Thank you for creating an account with (store). We’re your online connection to over 60 million from our own warehouses and from thousands of independent sellers around the world. Whether you’re looking to collect, give gifts, or simply find something to enjoy, I think we’ll have what you’re looking for (and at a great discount!). Our selection of is the best in the business — online or off. In addition, we carry over 500,000 new , making (store) a wonderful one stop Web site. We guarantee the condition of every item with our money back promise, and our top-rated customer service team is always available through to answer your questions. Every day, I hear stories about the kinds of connections that people find at (store). Connecting people with the they’re looking for is what our team gets passionate about — it’s why we’re in the business! I hope that you’ll be pleased with all of your orders at (store), and with our service. If you have any suggestions on how we can do better, please send me a note at (email). Again, thank you, and welcome to (store)!

12. Asked for Subscription to Newsletter or Special Offers: 21% chadwick email screenshot 13. Linked Back to Homepage (As Only Link) : 21% 14. Offered Incentives: 15% Ralph Lauren surprises you with free shipping on your next order, FTD offers 10% off next order, Vista Print and Blue Nile offer incentives for referring a friend and Palm gives a free download: screenshot of palm email incentive 15. Asked for Sale / Merchandising: 15% Five emails asked for an upsell of a gift card, credit card, catalog order or link directly to sale items. 16. Asked to Save to Address Book: 12% I checked my spam filter and it was clean, but white-listing email addresses ensures that future promotions with words like “free,” “on sale,” “buy now” or “special offer” don’t get trapped by filters. 17. Provided Unsubscribe Option: 9% In today’s age of CAN-SPAM compliance, I’m surprised it’s this low. But again, this is a welcome email for registration. It’s possible that there won’t be many follow-up emails if you opt out of the mailing list. 18. Personalized Signature: 9% Vista Print, Alibris and Abe Books were signed by actual employees. But I would recommend that you avoid using an employee name as a Sender ID, as customers won’t recognize or remember their names when scanning for your email. 19. Explain How To Use the Site: 6% 20. Double Opt-In (Account Confirmation Link): 3%Palm was the only site to send two emails, one in HTML format and another a simple “click to confirm account” message. This surprised me as for many other types of registrations (signing up for Flickr, Facebook or a newsletter) double-opt in registration is the norm.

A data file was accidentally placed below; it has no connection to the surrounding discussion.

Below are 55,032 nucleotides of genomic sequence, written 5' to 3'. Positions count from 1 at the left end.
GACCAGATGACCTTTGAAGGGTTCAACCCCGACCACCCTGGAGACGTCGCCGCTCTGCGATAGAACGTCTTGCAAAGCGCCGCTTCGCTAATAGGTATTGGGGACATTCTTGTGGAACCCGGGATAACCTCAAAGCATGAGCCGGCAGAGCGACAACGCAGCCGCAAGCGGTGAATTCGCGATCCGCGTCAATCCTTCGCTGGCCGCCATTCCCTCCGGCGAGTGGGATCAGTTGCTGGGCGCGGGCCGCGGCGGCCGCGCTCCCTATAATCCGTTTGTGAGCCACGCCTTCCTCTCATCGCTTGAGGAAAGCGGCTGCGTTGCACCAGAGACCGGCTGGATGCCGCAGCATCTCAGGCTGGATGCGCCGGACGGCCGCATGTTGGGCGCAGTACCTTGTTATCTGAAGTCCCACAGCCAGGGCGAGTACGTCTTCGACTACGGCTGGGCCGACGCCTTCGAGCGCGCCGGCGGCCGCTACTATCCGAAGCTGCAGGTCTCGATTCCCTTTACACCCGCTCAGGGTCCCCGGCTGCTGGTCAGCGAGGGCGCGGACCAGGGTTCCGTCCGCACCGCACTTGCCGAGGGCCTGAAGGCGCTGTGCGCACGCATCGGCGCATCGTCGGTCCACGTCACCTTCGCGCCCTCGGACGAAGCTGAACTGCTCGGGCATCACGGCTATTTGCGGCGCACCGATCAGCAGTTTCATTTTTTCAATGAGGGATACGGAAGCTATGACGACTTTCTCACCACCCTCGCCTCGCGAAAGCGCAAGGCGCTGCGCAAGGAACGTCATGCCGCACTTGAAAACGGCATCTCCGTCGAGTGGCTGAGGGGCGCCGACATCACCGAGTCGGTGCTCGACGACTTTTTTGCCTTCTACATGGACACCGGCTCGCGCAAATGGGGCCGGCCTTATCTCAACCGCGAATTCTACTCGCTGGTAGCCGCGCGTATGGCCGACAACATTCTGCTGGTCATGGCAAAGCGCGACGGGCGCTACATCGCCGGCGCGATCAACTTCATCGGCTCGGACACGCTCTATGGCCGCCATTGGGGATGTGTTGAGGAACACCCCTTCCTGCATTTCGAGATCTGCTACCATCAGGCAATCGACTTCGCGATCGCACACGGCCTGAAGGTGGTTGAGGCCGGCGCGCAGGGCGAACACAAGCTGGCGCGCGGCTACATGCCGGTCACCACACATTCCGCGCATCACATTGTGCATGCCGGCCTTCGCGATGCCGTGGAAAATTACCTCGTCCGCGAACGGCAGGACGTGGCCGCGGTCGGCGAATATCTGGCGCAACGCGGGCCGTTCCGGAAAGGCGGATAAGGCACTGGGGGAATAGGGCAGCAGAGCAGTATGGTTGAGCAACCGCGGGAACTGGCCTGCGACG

Why Welcome New Site Members?

  • Confirming the account reassures the customer that the registration was successful. Imagine waiting for a confirmation and it never comes?
  • “Welcome” and “Thank You” are positive words that set the tone for the rest of your customer relationship.
  • Sending a timely welcome email may suggest you do business quickly and can be trusted for fast order fulfillment too.
  • Confirmation emails can help customers quickly retrieve username and password information via email search without having to use a “forgot password” function on your site.
  • You create an opportunity for instant customer feedback by including telephone numbers for, direct links to or email addresses for customer service.
  • They serve as an opportunity to reinforce the benefits of being a member which may motivate the customer to make a purchase sooner.
  • You can use confirmation emails to remind customers that they can subscribe to special offers and other email communications, order a catalog or join a special program you offer.
  • Offering incentives like free shipping also helps encourage that first sale.
  • If you offer an incentive or other call-to-action in your welcome email, you can segment those that respond for better targeting in the future. Keep in mind that this should only be applied to registrants that have also opted in to receive special offers from you.